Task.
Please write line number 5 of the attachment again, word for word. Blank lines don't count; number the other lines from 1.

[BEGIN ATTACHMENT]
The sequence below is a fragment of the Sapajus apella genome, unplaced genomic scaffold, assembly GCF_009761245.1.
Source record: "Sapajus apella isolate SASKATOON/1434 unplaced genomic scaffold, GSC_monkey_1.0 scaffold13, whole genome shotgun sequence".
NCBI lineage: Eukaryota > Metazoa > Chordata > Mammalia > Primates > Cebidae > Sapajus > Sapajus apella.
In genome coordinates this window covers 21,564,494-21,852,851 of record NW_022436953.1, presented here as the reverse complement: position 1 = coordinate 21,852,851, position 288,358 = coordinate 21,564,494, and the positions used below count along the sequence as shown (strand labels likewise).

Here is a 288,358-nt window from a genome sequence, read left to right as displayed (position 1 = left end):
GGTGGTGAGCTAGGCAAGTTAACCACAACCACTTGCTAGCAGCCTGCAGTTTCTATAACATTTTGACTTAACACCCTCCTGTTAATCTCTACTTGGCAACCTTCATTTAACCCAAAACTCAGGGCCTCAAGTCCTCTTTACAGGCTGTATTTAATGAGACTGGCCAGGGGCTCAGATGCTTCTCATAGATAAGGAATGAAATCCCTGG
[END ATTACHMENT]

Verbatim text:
Here is a 288,358-nt window from a genome sequence, read left to right as displayed (position 1 = left end):